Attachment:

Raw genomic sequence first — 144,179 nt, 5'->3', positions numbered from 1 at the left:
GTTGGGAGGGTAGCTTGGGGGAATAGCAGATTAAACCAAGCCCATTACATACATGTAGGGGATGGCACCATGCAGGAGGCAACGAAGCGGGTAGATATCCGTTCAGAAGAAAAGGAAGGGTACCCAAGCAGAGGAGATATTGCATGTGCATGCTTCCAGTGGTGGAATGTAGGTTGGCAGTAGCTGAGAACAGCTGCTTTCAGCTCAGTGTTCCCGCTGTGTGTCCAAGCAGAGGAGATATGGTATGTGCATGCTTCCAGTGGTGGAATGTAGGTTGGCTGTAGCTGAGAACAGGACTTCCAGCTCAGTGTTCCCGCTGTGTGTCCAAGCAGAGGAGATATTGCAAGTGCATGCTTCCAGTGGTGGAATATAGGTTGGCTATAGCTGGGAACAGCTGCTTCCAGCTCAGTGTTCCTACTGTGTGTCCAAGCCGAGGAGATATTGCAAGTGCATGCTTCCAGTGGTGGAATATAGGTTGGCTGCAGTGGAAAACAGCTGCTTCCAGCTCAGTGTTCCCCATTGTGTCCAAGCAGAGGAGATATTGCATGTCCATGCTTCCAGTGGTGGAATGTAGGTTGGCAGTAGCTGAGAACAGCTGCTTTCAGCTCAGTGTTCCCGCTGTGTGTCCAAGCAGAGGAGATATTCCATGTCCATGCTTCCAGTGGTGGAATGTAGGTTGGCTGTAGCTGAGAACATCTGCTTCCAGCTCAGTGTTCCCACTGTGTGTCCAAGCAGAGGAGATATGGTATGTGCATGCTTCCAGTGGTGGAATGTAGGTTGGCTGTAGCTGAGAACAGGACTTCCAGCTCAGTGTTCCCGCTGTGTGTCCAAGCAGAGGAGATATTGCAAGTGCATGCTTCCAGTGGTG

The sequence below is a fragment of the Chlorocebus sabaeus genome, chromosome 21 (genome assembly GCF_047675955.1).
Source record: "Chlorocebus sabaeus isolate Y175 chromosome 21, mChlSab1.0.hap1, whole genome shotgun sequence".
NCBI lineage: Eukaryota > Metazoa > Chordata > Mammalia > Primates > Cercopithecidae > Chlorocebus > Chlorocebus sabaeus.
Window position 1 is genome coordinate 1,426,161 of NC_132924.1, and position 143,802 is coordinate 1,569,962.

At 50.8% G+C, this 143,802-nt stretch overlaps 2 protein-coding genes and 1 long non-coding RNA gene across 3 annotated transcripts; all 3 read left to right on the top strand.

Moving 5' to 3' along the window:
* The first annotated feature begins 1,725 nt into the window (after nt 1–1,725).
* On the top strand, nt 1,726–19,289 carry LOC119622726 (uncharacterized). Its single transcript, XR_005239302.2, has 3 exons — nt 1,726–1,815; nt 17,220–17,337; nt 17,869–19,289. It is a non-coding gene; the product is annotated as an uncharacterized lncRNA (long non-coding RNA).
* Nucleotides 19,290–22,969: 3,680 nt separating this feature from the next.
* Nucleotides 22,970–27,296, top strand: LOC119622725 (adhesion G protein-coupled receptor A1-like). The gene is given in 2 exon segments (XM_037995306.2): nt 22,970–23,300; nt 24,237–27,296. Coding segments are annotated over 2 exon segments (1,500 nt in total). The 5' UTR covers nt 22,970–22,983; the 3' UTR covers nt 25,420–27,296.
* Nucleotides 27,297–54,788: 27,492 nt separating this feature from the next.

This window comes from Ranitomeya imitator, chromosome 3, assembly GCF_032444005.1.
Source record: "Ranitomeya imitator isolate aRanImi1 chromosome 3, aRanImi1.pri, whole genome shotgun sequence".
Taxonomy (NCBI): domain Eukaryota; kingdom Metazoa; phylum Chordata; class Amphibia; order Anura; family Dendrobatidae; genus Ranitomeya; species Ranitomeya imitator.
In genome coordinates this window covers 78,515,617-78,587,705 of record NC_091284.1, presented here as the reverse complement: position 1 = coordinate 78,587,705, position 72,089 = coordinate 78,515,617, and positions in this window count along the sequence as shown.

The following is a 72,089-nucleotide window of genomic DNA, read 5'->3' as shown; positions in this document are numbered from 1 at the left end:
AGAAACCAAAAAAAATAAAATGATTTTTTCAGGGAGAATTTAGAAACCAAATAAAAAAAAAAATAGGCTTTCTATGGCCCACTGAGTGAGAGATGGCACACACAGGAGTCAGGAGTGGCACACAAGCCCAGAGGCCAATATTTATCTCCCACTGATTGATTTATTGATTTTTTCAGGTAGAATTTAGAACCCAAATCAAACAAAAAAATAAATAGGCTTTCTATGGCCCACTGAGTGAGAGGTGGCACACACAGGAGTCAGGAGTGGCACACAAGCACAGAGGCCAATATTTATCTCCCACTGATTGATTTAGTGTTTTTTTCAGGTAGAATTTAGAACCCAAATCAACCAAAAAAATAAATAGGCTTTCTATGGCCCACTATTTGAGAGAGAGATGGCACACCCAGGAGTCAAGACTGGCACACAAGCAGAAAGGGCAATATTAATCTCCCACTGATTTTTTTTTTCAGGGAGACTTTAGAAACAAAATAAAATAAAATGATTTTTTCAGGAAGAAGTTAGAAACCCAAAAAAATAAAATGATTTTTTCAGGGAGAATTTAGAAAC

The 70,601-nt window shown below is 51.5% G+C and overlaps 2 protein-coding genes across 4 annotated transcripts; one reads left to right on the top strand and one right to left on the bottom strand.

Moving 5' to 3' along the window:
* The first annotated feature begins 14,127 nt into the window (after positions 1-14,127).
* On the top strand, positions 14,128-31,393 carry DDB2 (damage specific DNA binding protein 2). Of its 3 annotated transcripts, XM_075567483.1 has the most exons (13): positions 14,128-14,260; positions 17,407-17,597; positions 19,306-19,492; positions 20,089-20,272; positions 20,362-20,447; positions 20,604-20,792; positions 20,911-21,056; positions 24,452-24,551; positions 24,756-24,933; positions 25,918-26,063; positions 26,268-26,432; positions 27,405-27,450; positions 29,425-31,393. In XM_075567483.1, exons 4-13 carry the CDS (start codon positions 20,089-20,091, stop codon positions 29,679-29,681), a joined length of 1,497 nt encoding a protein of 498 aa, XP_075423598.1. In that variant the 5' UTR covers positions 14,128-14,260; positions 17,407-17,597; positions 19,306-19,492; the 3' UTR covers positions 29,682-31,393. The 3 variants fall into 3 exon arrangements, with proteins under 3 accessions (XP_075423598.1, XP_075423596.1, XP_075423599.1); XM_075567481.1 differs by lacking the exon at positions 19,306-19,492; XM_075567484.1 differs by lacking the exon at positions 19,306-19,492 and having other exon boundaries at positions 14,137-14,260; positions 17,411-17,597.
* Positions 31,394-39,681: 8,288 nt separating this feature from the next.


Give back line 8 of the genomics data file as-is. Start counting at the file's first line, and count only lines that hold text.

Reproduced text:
Moving 5' to 3' along the window: